Henry, M. (1994). Matthew Henry’s commentary on the whole Bible: complete and unabridged in one volume (p. 1218). Peabody: Hendrickson.

Oh, yes, the gratitude that we are spared! The humble thankfulness with which we sing His praises. Our Redeemer! We are a blessed group, never forget His lovingkindness to those whom He chose for Himself. We are His trophy of grace, and looking upon the wicked in torment, how much more will be fall to our own knees in crushed and broken contriteness and relief to worship such a God!

Why we receiving a kingdom which cannot be moved, let us have grace, whereby we may serve God acceptably with reverence and godly fear (Hebrews 12:28)

Posted in christian life, eli, holy, prophet, samuel

Samuel’s retirement as Judge of Israel and the lessons for us today

Gerbrand van den Eeckhout (1621–1674)
Hannah presenting her son Samuel to the priest Eli

Samuel had been a faithful man of God since his mother Hannah had presented him to Eli in the temple when Samuel was three years old. You might remember Hannah’s prayer. The LORD had closed her womb, and desperately Hannah wanted a child. She prayed in the temple, promising to deliver a child that the LORD gives her, back to Him for His glorious service. The LORD was pleased with this. He opened Hannah’s womb, and the child born was Samuel.

Samuel served for many years as Priest, Prophet and Judge.

The day came when Samuel was going to retire as their Judge. The People had clamored for a King instead, and God acceded to this. So Samuel gathered the People, and spoke to them in farewell.

And Samuel said to all Israel, “Behold, I have obeyed your voice in all that you have said to me and have made a king over you. And now, behold, the king walks before you, and I am old and gray; and behold, my sons are with you. I have walked before you from my youth until this day. Here I am; testify against me before the Lord and before his anointed. Whose ox have I taken? Or whose donkey have I taken? Or whom have I defrauded? Whom have I oppressed? Or from whose hand have I taken a bribe to blind my eyes with it? Testify against me and I will restore it to you.” They said, “You have not defrauded us or oppressed us or taken anything from any man’s hand.” And he said to them, “The Lord is witness against you, and his anointed is witness this day, that you have not found anything in my hand.” And they said, “He is witness.” (1 Samuel 12:1-5)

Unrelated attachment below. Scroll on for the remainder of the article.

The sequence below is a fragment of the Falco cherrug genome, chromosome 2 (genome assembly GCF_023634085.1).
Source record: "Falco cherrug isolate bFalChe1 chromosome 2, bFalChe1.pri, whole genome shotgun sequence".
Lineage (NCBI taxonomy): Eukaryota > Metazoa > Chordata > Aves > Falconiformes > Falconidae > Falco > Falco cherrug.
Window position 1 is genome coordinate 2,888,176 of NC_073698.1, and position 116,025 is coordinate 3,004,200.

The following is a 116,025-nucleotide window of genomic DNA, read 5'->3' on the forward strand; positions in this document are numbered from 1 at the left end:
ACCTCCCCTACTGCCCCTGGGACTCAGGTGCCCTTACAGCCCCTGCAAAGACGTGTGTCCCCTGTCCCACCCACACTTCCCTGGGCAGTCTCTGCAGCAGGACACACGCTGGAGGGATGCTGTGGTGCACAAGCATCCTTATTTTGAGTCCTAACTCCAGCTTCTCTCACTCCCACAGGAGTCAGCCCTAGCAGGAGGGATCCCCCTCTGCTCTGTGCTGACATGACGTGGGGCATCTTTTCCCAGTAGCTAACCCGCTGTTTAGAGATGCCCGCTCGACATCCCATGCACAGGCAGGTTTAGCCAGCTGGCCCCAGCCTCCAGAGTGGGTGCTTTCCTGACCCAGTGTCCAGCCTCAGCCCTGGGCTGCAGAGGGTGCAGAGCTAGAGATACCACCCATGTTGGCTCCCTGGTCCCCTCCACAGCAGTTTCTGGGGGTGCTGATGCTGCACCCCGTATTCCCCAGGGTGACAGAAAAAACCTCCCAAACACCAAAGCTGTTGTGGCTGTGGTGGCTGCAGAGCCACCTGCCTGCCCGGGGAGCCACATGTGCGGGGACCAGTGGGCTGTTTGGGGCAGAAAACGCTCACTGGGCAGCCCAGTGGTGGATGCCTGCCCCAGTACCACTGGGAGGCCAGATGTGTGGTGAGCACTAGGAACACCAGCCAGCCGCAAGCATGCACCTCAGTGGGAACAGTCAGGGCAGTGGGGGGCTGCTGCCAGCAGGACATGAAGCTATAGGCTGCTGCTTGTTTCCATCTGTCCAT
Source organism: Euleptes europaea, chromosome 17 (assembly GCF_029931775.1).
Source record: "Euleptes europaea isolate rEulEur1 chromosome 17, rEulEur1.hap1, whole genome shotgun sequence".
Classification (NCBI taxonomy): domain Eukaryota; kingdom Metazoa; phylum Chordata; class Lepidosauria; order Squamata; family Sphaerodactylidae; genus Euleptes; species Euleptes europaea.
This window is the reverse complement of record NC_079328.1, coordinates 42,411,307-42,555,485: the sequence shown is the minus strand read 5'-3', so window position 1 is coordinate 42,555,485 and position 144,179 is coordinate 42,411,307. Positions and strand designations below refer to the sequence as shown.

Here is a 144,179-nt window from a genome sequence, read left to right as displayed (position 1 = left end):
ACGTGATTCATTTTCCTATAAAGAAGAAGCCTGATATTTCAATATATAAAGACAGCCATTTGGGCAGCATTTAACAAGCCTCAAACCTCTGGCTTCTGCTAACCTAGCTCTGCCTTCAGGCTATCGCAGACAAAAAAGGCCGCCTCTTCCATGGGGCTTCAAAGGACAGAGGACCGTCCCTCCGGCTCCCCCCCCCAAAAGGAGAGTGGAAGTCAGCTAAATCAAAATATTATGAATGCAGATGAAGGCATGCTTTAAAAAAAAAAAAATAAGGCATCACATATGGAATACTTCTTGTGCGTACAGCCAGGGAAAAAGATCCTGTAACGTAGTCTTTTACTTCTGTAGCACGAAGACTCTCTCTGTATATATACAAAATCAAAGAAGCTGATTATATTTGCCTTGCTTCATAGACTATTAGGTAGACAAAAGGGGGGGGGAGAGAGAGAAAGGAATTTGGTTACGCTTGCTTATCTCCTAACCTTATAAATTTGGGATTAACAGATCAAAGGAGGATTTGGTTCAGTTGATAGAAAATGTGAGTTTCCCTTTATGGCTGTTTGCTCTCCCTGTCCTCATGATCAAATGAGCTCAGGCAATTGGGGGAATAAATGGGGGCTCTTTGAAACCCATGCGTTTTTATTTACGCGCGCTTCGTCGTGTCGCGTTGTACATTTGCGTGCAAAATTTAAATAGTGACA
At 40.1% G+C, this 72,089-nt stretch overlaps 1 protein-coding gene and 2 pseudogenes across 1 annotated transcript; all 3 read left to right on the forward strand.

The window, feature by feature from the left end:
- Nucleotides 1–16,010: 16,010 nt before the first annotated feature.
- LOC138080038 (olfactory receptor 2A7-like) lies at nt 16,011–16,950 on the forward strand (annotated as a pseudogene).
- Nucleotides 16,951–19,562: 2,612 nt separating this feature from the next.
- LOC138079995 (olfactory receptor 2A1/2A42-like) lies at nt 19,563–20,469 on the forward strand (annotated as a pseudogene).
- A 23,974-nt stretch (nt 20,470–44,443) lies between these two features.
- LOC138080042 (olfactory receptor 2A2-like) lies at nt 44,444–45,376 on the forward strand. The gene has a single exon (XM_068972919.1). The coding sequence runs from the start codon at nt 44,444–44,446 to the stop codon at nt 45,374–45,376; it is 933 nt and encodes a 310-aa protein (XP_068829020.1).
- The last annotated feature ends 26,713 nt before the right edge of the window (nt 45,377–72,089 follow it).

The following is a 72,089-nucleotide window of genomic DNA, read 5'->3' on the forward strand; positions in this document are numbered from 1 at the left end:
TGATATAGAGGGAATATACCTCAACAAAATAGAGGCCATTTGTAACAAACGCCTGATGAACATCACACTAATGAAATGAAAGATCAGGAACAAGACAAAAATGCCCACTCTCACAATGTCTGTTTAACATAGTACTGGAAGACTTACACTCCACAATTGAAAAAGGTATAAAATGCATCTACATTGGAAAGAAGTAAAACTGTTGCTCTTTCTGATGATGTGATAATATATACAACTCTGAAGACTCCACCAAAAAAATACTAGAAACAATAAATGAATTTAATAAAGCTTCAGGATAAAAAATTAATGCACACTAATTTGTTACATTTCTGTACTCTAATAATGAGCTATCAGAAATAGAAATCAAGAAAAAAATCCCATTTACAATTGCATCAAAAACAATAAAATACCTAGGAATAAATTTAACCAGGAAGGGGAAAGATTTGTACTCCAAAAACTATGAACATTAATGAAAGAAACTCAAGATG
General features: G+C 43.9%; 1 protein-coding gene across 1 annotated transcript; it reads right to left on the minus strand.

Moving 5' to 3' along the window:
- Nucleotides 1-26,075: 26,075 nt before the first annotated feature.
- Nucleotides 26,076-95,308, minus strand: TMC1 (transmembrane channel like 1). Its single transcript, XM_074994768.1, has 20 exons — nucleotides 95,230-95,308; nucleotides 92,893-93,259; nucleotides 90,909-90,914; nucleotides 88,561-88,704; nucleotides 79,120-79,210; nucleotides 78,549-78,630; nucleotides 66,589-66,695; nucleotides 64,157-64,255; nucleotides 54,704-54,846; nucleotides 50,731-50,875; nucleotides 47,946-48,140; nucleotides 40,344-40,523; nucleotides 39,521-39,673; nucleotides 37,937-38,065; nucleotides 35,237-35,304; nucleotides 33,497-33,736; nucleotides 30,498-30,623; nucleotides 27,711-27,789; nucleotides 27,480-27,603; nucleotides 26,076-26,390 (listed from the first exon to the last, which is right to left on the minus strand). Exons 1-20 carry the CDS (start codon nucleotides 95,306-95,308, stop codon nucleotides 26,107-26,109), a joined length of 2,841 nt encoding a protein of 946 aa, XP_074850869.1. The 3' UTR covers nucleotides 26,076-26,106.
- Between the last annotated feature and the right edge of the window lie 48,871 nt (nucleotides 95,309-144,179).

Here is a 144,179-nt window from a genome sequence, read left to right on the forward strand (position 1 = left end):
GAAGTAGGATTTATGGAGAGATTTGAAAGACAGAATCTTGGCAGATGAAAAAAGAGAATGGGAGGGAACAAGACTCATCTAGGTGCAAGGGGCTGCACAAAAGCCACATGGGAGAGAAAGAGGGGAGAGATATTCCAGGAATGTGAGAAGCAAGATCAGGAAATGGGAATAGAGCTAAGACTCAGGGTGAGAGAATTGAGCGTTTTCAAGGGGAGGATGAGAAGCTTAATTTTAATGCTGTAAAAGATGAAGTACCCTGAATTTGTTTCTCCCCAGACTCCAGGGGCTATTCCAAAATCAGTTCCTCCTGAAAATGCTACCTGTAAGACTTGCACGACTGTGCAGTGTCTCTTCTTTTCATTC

I find this profoundly beautiful.

When the LORD called little Samuel into service, you’ll remember the scene. Sadly, old Priest Eli was dim of eyesight, and as we’ll see, dim of hearing also. The visions to Israel were rare in those days. The LORD called to Samuel.

Then the Lord called Samuel, and he said, “Here I am!” and ran to Eli and said, “Here I am, for you called me.” But he said, “I did not call; lie down again.” So he went and lay down. (1 Samuel 3:4-5)

Three times the LORD called and three times Samuel answered “Hear I am!” It took three times for Eli to figure out that it was God who was calling Samuel. Samuel opened his service to the LORD with those powerful three words, ‘Here I am’. As a parallel, when the LORD called Isaiah, Isaiah also responded with, “Here I am!” (Isaiah 6:8).

Samuel ended his service as their Judge with the same phrase he began service, “Here I am.” We know that when we are before the people of the Lord, we are before the Lord. (Acts 5:4, Acts 9:4).

Before Samuel spoke last words to prompt them to remember the LORD and all He had done for them, Samuel did something first. He checked his relationship with the People. He asked them if there was any blight in his behavior to cause a stumbling, to cause an offense, to have come between them and him. He would make amends. The People answered, “No”. Samuel had not defrauded, had not oppressed, had not cheated, had not bribed.